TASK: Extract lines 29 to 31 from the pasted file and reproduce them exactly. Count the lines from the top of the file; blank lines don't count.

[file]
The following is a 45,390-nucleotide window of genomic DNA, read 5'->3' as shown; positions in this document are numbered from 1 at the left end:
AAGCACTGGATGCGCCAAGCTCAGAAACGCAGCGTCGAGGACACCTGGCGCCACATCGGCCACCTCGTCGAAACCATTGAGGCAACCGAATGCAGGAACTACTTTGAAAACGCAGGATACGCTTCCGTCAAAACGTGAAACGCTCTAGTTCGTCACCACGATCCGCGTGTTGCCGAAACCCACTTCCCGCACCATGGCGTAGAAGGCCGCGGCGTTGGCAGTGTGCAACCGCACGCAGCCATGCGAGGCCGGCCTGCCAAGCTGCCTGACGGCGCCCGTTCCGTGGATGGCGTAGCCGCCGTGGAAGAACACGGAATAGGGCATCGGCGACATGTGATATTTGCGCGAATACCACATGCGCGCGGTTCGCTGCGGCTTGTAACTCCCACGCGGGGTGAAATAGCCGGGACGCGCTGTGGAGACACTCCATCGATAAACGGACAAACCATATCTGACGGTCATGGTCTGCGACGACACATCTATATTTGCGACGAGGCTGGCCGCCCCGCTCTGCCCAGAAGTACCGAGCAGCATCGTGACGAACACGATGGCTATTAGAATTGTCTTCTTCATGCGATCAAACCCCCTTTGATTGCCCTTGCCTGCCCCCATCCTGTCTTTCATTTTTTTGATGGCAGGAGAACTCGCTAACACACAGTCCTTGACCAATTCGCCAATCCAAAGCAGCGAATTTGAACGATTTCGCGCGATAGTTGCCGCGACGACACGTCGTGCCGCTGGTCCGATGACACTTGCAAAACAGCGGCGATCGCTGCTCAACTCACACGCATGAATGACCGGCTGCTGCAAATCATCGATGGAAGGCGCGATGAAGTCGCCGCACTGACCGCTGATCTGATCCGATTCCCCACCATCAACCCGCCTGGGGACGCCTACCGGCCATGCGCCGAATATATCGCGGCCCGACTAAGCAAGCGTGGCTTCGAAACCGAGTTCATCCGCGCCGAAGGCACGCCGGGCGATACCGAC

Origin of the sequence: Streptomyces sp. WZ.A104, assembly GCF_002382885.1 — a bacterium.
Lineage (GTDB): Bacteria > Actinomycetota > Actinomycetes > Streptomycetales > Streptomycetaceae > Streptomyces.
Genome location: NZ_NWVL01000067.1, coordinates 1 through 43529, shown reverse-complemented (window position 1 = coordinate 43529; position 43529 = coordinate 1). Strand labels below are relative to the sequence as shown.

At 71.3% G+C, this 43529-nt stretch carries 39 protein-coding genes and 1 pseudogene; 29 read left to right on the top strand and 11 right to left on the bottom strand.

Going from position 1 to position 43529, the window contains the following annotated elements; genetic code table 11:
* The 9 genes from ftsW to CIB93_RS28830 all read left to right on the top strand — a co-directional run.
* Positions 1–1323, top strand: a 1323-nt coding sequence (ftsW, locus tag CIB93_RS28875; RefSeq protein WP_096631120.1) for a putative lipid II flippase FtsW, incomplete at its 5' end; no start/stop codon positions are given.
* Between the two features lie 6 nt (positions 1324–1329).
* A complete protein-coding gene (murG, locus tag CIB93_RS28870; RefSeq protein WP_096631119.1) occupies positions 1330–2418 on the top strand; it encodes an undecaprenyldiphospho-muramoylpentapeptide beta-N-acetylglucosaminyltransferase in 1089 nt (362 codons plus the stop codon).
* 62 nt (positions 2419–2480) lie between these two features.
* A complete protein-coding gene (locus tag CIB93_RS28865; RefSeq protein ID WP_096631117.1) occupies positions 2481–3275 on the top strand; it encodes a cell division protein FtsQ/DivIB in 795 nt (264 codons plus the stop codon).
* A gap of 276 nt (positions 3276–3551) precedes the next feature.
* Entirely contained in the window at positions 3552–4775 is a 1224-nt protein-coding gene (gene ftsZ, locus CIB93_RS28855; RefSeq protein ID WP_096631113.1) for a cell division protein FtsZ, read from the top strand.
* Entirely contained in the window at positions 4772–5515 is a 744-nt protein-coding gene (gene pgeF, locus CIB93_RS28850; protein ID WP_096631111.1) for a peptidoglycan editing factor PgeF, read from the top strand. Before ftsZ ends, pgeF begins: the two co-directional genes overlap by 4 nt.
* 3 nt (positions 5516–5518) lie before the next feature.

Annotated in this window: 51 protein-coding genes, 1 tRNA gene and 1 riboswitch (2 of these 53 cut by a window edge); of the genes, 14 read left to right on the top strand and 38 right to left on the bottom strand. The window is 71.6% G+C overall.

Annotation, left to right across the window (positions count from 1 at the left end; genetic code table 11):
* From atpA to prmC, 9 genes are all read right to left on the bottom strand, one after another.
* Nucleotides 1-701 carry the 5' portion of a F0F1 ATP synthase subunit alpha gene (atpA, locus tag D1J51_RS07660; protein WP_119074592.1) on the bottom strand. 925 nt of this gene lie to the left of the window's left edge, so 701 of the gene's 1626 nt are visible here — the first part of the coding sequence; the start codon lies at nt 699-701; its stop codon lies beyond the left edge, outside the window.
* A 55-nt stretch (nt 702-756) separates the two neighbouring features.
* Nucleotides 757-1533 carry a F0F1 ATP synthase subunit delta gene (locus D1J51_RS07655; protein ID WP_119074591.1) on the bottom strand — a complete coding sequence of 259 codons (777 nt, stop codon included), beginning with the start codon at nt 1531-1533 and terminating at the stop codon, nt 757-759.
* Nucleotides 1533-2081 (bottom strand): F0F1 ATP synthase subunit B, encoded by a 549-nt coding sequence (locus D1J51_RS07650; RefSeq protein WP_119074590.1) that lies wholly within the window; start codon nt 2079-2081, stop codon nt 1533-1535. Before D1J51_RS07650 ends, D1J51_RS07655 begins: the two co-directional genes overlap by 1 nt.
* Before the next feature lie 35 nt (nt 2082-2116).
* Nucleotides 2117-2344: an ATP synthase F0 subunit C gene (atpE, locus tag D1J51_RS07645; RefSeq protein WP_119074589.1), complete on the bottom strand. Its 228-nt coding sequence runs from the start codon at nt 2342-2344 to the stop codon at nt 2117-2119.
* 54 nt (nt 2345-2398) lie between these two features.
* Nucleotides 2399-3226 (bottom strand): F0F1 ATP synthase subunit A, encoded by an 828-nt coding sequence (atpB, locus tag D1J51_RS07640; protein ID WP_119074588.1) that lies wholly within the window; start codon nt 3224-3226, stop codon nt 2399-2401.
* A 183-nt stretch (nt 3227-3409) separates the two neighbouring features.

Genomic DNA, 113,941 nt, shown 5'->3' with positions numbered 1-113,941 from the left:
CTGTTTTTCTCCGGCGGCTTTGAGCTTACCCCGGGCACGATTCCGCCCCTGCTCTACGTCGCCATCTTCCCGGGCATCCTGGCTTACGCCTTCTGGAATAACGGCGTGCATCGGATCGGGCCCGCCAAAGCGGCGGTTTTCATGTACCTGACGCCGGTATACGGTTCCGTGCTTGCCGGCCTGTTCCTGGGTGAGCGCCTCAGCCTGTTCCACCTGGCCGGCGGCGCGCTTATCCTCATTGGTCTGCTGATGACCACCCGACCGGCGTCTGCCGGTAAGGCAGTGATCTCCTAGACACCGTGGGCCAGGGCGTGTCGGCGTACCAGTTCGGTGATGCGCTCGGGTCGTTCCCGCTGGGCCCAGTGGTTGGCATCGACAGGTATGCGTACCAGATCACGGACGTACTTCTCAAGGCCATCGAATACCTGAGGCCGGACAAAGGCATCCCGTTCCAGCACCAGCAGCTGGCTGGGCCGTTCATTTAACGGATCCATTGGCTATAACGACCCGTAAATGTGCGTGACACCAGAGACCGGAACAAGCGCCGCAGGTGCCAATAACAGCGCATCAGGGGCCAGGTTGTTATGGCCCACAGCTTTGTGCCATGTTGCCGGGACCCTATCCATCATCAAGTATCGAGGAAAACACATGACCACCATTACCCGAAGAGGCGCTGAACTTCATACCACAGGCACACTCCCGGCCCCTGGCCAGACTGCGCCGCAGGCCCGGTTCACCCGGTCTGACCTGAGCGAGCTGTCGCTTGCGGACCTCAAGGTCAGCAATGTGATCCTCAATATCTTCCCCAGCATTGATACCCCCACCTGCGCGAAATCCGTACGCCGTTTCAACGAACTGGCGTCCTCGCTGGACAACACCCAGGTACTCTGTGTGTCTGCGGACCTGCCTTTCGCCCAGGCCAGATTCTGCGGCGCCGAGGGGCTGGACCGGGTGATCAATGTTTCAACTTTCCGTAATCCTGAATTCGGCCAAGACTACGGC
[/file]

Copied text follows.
* A 183-nt stretch (nt 3227-3409) separates the two neighbouring features.

Genomic DNA, 113,941 nt, shown 5'->3' with positions numbered 1-113,941 from the left:
CTGTTTTTCTCCGGCGGCTTTGAGCTTACCCCGGGCACGATTCCGCCCCTGCTCTACGTCGCCATCTTCCCGGGCATCCTGGCTTACGCCTTCTGGAATAACGGCGTGCATCGGATCGGGCCCGCCAAAGCGGCGGTTTTCATGTACCTGACGCCGGTATACGGTTCCGTGCTTGCCGGCCTGTTCCTGGGTGAGCGCCTCAGCCTGTTCCACCTGGCCGGCGGCGCGCTTATCCTCATTGGTCTGCTGATGACCACCCGACCGGCGTCTGCCGGTAAGGCAGTGATCTCCTAGACACCGTGGGCCAGGGCGTGTCGGCGTACCAGTTCGGTGATGCGCTCGGGTCGTTCCCGCTGGGCCCAGTGGTTGGCATCGACAGGTATGCGTACCAGATCACGGACGTACTTCTCAAGGCCATCGAATACCTGAGGCCGGACAAAGGCATCCCGTTCCAGCACCAGCAGCTGGCTGGGCCGTTCATTTAACGGATCCATTGGCTATAACGACCCGTAAATGTGCGTGACACCAGAGACCGGAACAAGCGCCGCAGGTGCCAATAACAGCGCATCAGGGGCCAGGTTGTTATGGCCCACAGCTTTGTGCCATGTTGCCGGGACCCTATCCATCATCAAGTATCGAGGAAAACACATGACCACCATTACCCGAAGAGGCGCTGAACTTCATACCACAGGCACACTCCCGGCCCCTGGCCAGACTGCGCCGCAGGCCCGGTTCACCCGGTCTGACCTGAGCGAGCTGTCGCTTGCGGACCTCAAGGTCAGCAATGTGATCCTCAATATCTTCCCCAGCATTGATACCCCCACCTGCGCGAAATCCGTACGCCGTTTCAACGAACTGGCGTCCTCGCTGGACAACACCCAGGTACTCTGTGTGTCTGCGGACCTGCCTTTCGCCCAGGCCAGATTCTGCGGCGCCGAGGGGCTGGACCGGGTGATCAATGTTTCAACTTTCCGTAATCCTGAATTCGGCCAAGACTACGGC